Sustainable development was also discussed last night. As everyone knows, it is dealt with in depth in the framework, in local planning and development. We want to keep sustainable development in the plans, though not the individual plans, as it is currently buried in local development frameworks and neighbourhood planning. The discussion that we need to have now, and I gave a commitment last night that we would, is about where sustainability should be defined. The problem, as we heard today, is that at least three and possibly five limbs of the Brundtland definition are relevant to planning, and last night an extra one was outlined in terms of a cultural and spiritual one. You cannot operate a legal framework like that. We are looking hard to see whether there is a way of putting a statement into legislation that does not end up-as the noble Lord, Lord Hart, said-as a lawyer's paradise. I can that see that he may very well be encouraged to go back, his eyes gleaming at the possibility of £20 notes falling from the sky. We will look to see whether there is a way of putting it in the Bill without getting into legal hazards, or whether it is better, as I suspect, to put it in the national framework definition. We will commit to dealing with that. The principles of the framework are there and we have discussed them. We recognise that we need to have genuine debate about the detail and we welcome the consultation currently taking place.

I want to touch on a couple of other areas. The presumption in favour of sustainable development applies not only to the economic aspect and the growth of business, though that is what has been focused on. We know that there is also a great demand for housing and that we do not want it sprawling all over new greenfield sites. We therefore already have in the framework a strong commitment to the maintenance of the green belt, to ensure that we do not get the sort of sprawl that people are talking about. The presumption in favour of development is not only for business, it is also for housing. Within the local development plans and local development frameworks there will be a clear indication of where local authorities believe they should develop, the areas they need, the housing they need and their expectation for business growth. That will then be translated down into the neighbourhood forums.

We all recognise that there is some slowness in the planning process. Some 80 per cent of planning applications are largely approved, but that takes time. As the noble Lord, Lord Greaves, said, some planning applications need time to be discussed and cannot be rushed through. We still think that if you have a local development plan that is in accordance with the national policy and there are no objections to what has been put forward, then you can probably speed up the process so that planning permissions can be given at an earlier stage. That is basically the presumption in favour of development. It is taking down the barriers but against the background of recognised strong policies.

I also said last night that I have never yet known a planning application that aroused even a smidgen of controversy that did not end up with lots of objections and people insisting on having their views taken into account. That would remain the situation. It could go ahead only if there were no objections and there was nothing in the plans that suggested it should not take place. I think that that is straightforward and I hope that it is clear.

The green belt will remain of great importance. There is discussion in the framework about clear commitments to it. The point about brownfield sites has been raised by many noble Lords today, and there is a clear view from the Government that the brownfield previously developed sites should be put to the fore and developed first. The noble Lord, Lord Rogers, pointed out, from the experience of places such as Manchester, that you can get a lot of good development in an area that has been previously developed or just left for some reason. We totally agree with that; it obviously makes sense, because it does not take up new land and does not extend the sprawl. That is not clear in the national framework at the moment but there is a consultation coming and somewhere along the line it will be, because it is very important.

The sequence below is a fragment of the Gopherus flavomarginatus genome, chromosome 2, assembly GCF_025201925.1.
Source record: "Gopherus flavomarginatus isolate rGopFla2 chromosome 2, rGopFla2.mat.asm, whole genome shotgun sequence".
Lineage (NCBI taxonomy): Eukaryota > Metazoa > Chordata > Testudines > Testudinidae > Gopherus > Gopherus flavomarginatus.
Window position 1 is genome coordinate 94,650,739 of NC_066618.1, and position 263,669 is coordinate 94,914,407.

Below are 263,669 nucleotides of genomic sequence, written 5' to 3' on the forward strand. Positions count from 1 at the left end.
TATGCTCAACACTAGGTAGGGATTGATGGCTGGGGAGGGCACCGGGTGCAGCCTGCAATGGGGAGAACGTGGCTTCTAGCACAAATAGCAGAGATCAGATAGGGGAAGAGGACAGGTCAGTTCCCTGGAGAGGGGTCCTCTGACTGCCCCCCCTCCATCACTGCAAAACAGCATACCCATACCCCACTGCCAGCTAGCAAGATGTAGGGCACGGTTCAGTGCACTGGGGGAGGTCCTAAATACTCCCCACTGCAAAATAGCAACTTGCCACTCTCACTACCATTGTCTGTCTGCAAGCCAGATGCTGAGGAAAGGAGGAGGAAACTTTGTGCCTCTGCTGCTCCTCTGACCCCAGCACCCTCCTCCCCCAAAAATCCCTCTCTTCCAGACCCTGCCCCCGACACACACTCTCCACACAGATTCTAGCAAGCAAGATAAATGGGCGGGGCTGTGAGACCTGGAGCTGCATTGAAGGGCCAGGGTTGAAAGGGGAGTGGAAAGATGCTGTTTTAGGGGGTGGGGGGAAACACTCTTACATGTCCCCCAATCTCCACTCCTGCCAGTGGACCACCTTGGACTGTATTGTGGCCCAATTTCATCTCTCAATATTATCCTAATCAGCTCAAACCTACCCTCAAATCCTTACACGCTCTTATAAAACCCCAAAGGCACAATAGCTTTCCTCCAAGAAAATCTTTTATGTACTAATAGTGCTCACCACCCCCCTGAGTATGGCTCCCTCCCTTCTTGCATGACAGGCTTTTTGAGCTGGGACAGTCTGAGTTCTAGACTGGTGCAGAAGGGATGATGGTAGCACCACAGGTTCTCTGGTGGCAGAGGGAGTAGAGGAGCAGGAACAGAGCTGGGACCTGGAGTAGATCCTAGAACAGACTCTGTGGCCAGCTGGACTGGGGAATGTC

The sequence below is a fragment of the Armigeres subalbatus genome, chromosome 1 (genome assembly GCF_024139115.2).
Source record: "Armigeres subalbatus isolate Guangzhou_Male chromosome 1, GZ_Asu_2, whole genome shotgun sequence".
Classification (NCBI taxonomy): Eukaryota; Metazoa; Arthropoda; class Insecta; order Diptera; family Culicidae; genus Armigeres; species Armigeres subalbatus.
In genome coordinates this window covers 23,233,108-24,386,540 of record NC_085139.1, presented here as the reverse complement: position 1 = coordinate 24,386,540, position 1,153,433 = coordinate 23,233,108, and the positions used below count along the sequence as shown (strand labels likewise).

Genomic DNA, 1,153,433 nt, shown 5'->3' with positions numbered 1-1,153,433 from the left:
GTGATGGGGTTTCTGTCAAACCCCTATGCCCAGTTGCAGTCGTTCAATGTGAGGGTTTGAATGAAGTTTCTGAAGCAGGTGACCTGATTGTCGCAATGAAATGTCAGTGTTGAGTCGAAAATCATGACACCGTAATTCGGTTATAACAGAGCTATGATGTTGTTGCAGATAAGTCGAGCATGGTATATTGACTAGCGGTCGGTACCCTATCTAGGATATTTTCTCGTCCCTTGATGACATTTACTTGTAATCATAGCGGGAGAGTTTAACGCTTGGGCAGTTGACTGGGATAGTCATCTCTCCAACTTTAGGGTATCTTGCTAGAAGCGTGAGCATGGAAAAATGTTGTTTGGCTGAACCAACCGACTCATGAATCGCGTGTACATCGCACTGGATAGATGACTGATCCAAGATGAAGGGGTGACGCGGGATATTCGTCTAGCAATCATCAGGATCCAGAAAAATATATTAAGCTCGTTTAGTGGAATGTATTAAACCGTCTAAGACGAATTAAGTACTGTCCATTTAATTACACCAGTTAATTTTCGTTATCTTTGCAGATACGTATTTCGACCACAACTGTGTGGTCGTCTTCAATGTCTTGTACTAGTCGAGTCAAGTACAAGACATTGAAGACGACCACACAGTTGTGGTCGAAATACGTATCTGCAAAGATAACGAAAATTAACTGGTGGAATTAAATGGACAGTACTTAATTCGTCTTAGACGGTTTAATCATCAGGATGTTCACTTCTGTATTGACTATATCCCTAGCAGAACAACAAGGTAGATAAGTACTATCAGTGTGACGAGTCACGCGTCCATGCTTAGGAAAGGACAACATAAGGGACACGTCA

My noble friend Lord Goschen was a little more critical of the plan than some others, but he was talking about housing. Local authorities will have to have an indication of the housing they need, where it should go and what the requirements are, because we will have to develop housing elsewhere, particularly for local areas and local communities. The essence is that we should have sufficient housing, particularly in the country, for people who want to live there and want to stay there; that is something that we very much take into account. There will be areas in the country where you can build small developments and where the community right to build will have an effect, in that people will be able to put forward projects for small developments and thus help to keep local communities alive. None of us wants to see the death of villages or of communities that live in the country. We need farming and we need to keep people in the countryside to do that, but we also need thriving communities that protect the countryside for us, not just farmers but young people, otherwise it will die.

The noble Lord, Lord Greaves, and the noble Baroness, Lady Parminter, were critical about the language of the NPPF. That has been heard and we will see, as the plan is produced, whether we can improve on it.

I have not touched on the concerns of my noble friend Lord Reay about the provision of windmills and energy. While there might be some smidgen of sympathy here, the department and anyone else who is interested in windmills may not be quite so enthusiastic.

That brings me to an end. I am grateful for all noble Lords' comments. I apologise if I have not touched on all the issues, and they will have note taken of them. I again thank the noble Lord, Lord Rooker, who was a very substantial planning Minister during his time, and I very well remember him giving up his brief and saying, I think, "Oh, this is rubbish". I hope that my brief has not been quite that, and I look forward to the debates in the House on Monday, and I hope very much that we will be able to continue the discussion on 27 October.